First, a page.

Facebook says 100 software developers tried to gain improper access to user data – including names and profile pictures – although their privileges were taken away last year
- No fewer than 100 software developers had inappropriate access to Facebook user data, including their names and profile pictures & # 39; s
- Facebook said it discovered that many developers still had access to user data in groups, despite changes made by the company in April 2018
- At least 11 developer partners who had access to the data in the last 60 days
- About 100 developers were contacted who may have had access to the data
Facebook has said that up to 100 software developers may have been able to access user data inappropriately, even though the company changed its policy more than eighteen months ago.
The company claims it has recently discovered that some apps have been able to retain access to the user's personal data despite changes to the service in April 2018.
The data includes names and profile photos of people in specific groups on the social network.
No fewer than 100 software developers had inappropriate access to Facebook users' data, including their names and profile pictures, but their access would have ended in April 2018
In a detailed blog on posting, the company explained how it has since removed such access and contacted around 100 developers who may have been able to see the information.
The social network says that at least 11 developer partners have had access to such data in the past 60 days, CNBC reports.
Facebook platform partnerships Konstantinos Papamiltiadis says a recent security survey has revealed that some apps still had access despite changes made last year.
& # 39; Although we have not seen any evidence of abuse, we will ask them to delete any member information that they may have saved and we will perform audits to confirm that it has been deleted & # 39 ;, the blog says.
Papamiltiadis said the apps were primarily social media and video streaming apps designed to help group managers manage their groups more effectively and help members share videos with their groups.
Facebook paid a $ 5 billion record deal with the Federal Trade Commission in July after the agency began investigating the company after Cambridge Analytica political consulting firm had incorrect access to data from 87 million users. Facebook CEO Mark Zuckerberg is shown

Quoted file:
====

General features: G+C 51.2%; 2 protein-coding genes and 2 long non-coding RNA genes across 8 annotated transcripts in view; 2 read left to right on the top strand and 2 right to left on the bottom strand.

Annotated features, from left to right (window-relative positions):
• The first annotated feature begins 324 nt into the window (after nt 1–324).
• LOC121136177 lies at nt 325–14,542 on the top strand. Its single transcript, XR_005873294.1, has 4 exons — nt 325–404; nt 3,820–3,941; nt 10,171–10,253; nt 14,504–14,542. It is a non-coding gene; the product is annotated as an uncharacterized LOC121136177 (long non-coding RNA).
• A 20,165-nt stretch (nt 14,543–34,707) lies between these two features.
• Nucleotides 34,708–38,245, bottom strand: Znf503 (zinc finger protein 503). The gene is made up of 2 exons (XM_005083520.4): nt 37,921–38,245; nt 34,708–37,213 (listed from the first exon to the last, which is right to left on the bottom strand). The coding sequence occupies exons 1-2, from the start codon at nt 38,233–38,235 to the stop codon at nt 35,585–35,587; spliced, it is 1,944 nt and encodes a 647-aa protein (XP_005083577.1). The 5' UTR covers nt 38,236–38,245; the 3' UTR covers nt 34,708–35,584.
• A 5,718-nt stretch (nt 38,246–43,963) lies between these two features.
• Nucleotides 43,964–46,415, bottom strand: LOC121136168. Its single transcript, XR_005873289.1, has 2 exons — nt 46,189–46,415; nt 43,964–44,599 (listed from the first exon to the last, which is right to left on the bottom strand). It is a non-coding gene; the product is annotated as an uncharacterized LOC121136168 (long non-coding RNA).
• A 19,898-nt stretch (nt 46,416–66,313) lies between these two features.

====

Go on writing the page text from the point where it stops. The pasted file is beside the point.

The company did not specify how much user data may have been viewed.
Facebook group administrators can use third-party tools to manage their groups, giving apps information about the activity, but since 2018, developers can no longer see individual member names, profile photos, or unspecified other profile information.
Facebook began limiting access to its user data by external software developers following reports in March 2018 that political consulting firm Cambridge Analytica had incorrect access to the data of 87 million Facebook users, possibly affecting the outcome of the 2016 US presidential election.
The following September tens of thousands of apps were suspended as a result of an investigation following the Cambridge Analytica scandal.
In July of this year, Facebook paid a $ 5 billion record deal with the Federal Trade Commission after the federal agency started probing the company as a result of the Cambridge Analytica scandal.
WHAT IS THE CAMBRIDGE ANALYTIC SCANDAL?
Cambridge Analytica communications company has offices in London, New York, Washington, as well as Brazil and Malaysia.
The company claims it can & # 39; find your voters and move them to action & # 39; through data-driven campaigns and a team consisting of data scientists and behavioral psychologists.
& # 39; In the United States alone, we have played a central role in winning presidential races and congress and state elections, & # 39; with data on more than 230 million American voters, Cambridge Analytica claims on its website.
The company benefited from a feature that meant apps could request permission to access your own data and the data of all your Facebook friends.
The data company suspends its president, Alexander Nix (photo), after recordings emerged of him making a series of controversial allegations, including bragging that Cambridge Analytica played a central role in the election of Donald Trump
This meant that the company could extract the information from 87 million Facebook users, although only 270,000 people gave them permission to do so.
This is designed to help them create software that can predict and influence voter choices at the polls.
The data firm suspended its director, Alexander Nix, after recordings came of him making a series of controversial claims, including boosters that Cambridge Analytica played a central role in the election of Donald Trump.
This information would have been used to help the Brexit campaign in the UK.
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